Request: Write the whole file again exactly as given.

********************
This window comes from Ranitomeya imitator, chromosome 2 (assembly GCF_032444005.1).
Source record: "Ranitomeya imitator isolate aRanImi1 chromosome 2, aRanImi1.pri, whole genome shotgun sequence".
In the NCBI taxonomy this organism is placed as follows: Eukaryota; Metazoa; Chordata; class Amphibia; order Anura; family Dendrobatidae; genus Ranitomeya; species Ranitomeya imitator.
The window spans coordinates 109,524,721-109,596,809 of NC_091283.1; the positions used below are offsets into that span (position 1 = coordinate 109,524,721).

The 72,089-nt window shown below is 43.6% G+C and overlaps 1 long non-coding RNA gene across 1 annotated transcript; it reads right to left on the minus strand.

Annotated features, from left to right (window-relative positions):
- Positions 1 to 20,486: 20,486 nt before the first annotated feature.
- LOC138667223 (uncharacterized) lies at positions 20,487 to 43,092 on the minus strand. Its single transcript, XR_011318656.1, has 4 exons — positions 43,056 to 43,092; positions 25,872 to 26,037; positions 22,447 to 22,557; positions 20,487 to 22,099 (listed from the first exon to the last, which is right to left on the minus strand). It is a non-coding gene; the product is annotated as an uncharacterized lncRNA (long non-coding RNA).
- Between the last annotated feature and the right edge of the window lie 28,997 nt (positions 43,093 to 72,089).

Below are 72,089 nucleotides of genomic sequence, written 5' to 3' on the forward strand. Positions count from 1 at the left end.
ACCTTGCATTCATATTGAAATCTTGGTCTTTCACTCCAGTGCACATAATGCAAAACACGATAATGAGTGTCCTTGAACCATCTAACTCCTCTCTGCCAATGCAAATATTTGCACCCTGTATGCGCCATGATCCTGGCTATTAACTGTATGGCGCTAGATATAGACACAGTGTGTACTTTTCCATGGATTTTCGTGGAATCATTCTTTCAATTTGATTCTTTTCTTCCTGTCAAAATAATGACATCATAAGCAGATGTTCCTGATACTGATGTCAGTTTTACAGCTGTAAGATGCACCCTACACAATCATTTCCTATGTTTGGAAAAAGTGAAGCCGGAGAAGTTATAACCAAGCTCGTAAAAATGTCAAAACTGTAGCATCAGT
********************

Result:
This window comes from Ranitomeya imitator, chromosome 2 (assembly GCF_032444005.1).
Source record: "Ranitomeya imitator isolate aRanImi1 chromosome 2, aRanImi1.pri, whole genome shotgun sequence".
In the NCBI taxonomy this organism is placed as follows: Eukaryota; Metazoa; Chordata; class Amphibia; order Anura; family Dendrobatidae; genus Ranitomeya; species Ranitomeya imitator.
The window spans coordinates 109,524,721-109,596,809 of NC_091283.1; the positions used below are offsets into that span (position 1 = coordinate 109,524,721).

The 72,089-nt window shown below is 43.6% G+C and overlaps 1 long non-coding RNA gene across 1 annotated transcript; it reads right to left on the minus strand.

Annotated features, from left to right (window-relative positions):
- Positions 1 to 20,486: 20,486 nt before the first annotated feature.
- LOC138667223 (uncharacterized) lies at positions 20,487 to 43,092 on the minus strand. Its single transcript, XR_011318656.1, has 4 exons — positions 43,056 to 43,092; positions 25,872 to 26,037; positions 22,447 to 22,557; positions 20,487 to 22,099 (listed from the first exon to the last, which is right to left on the minus strand). It is a non-coding gene; the product is annotated as an uncharacterized lncRNA (long non-coding RNA).
- Between the last annotated feature and the right edge of the window lie 28,997 nt (positions 43,093 to 72,089).

Below are 72,089 nucleotides of genomic sequence, written 5' to 3' on the forward strand. Positions count from 1 at the left end.
ACCTTGCATTCATATTGAAATCTTGGTCTTTCACTCCAGTGCACATAATGCAAAACACGATAATGAGTGTCCTTGAACCATCTAACTCCTCTCTGCCAATGCAAATATTTGCACCCTGTATGCGCCATGATCCTGGCTATTAACTGTATGGCGCTAGATATAGACACAGTGTGTACTTTTCCATGGATTTTCGTGGAATCATTCTTTCAATTTGATTCTTTTCTTCCTGTCAAAATAATGACATCATAAGCAGATGTTCCTGATACTGATGTCAGTTTTACAGCTGTAAGATGCACCCTACACAATCATTTCCTATGTTTGGAAAAAGTGAAGCCGGAGAAGTTATAACCAAGCTCGTAAAAATGTCAAAACTGTAGCATCAGT